A quick glossary of stats:
MR percent — midrange shooting percentage vs. the average opponent as defined by Haslametrics.
Percent MRA — percent of midrange shots vs. the average opponent.
NP percent — near-proximity (dunks, layups, tip-ins) shooting percentage vs. the average opponent.
Percent NPA — percentage of shots that are near-proximity vs. the average opponent.
These stats are as of games through Monday.
Teams to Fade
Washington State: The Cougars are off to a nice 5-0 start, including solid wins over UC Santa Barbara and Winthrop. As a general rule, I dislike teams that take a lot of midrange jumpers or rely on them to score. They are low-percentage shots without the value of the bonus point for making a 3.
Washington State leads the nation in MR percent at 46.43 percent. This is a team that has shot 45.5 percent and 45.7 percent on 2-point shots the last two seasons, ranking 318th and 305th, respectively, in the nation those two seasons. This season the Cougars are off to a 59.7 percent start on 2-pointers.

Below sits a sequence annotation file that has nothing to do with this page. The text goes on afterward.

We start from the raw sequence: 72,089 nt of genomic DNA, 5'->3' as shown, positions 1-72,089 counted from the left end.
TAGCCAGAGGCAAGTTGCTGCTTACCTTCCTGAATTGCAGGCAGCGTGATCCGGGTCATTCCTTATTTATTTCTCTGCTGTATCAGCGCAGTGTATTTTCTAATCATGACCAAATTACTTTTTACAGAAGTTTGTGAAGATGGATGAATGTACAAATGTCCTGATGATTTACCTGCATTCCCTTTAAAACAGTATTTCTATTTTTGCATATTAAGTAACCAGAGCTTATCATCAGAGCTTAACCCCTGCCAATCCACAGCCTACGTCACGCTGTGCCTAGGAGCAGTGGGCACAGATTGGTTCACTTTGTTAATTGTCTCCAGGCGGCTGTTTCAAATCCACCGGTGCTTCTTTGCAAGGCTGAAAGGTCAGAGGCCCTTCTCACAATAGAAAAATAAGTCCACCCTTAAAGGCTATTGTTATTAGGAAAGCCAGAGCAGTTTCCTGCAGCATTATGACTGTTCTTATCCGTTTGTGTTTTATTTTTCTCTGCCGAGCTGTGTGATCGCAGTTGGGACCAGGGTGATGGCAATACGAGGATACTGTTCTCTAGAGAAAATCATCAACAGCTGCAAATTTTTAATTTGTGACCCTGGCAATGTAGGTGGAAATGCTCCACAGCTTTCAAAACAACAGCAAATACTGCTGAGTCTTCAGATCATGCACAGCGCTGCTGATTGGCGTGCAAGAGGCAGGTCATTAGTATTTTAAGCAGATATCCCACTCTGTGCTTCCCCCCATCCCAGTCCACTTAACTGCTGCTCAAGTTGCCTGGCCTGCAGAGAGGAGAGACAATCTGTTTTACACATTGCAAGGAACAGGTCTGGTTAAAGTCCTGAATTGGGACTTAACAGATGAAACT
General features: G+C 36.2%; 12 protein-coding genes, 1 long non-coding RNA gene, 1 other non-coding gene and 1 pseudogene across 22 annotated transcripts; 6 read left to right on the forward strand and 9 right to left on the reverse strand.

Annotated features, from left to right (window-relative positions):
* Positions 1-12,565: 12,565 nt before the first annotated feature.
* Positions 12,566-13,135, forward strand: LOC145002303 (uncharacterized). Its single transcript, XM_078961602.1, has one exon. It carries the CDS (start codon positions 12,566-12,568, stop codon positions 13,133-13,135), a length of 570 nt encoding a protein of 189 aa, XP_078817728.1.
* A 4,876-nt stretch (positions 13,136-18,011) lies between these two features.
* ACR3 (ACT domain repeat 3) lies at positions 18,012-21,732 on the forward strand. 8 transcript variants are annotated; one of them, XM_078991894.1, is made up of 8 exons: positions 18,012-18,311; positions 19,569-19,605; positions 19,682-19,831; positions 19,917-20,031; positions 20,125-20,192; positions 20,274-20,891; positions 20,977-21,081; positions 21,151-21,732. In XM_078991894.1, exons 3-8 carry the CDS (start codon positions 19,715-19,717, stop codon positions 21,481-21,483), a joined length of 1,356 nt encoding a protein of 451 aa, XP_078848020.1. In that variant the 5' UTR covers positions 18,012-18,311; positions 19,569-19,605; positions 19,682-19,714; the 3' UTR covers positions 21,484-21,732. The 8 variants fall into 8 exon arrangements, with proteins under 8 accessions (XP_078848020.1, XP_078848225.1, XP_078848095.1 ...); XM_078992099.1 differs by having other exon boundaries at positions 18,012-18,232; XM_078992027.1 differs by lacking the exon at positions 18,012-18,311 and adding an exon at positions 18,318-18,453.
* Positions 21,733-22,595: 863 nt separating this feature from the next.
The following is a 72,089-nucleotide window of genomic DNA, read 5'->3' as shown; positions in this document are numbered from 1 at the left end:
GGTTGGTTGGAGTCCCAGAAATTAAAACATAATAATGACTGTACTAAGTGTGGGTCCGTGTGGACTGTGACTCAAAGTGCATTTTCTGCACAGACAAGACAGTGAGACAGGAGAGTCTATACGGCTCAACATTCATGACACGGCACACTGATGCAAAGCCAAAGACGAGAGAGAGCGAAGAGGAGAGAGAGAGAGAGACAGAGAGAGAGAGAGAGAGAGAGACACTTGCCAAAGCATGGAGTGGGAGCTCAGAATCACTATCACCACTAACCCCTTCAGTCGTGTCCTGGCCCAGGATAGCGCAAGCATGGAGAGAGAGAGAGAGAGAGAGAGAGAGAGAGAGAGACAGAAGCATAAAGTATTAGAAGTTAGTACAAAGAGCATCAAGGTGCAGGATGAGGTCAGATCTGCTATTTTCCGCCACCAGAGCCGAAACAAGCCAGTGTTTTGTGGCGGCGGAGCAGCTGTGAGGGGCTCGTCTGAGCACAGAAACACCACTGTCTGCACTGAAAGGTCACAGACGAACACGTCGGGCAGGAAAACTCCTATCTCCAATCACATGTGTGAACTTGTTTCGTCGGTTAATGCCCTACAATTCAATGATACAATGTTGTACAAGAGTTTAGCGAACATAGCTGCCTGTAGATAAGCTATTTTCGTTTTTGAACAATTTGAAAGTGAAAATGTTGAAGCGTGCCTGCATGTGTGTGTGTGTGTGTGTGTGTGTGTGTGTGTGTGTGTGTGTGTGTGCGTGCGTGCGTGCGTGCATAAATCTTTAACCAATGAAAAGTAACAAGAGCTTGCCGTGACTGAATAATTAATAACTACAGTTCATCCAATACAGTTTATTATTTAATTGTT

There is another great Haslametrics stat called percentNPA, which stands for near-proximity field goal attempt percentage vs. the average opponent. These are layups, dunks and tip-ins. The higher this number, the more likely the offense is to have success on 2-point shots. The Cougars are 216th in this department.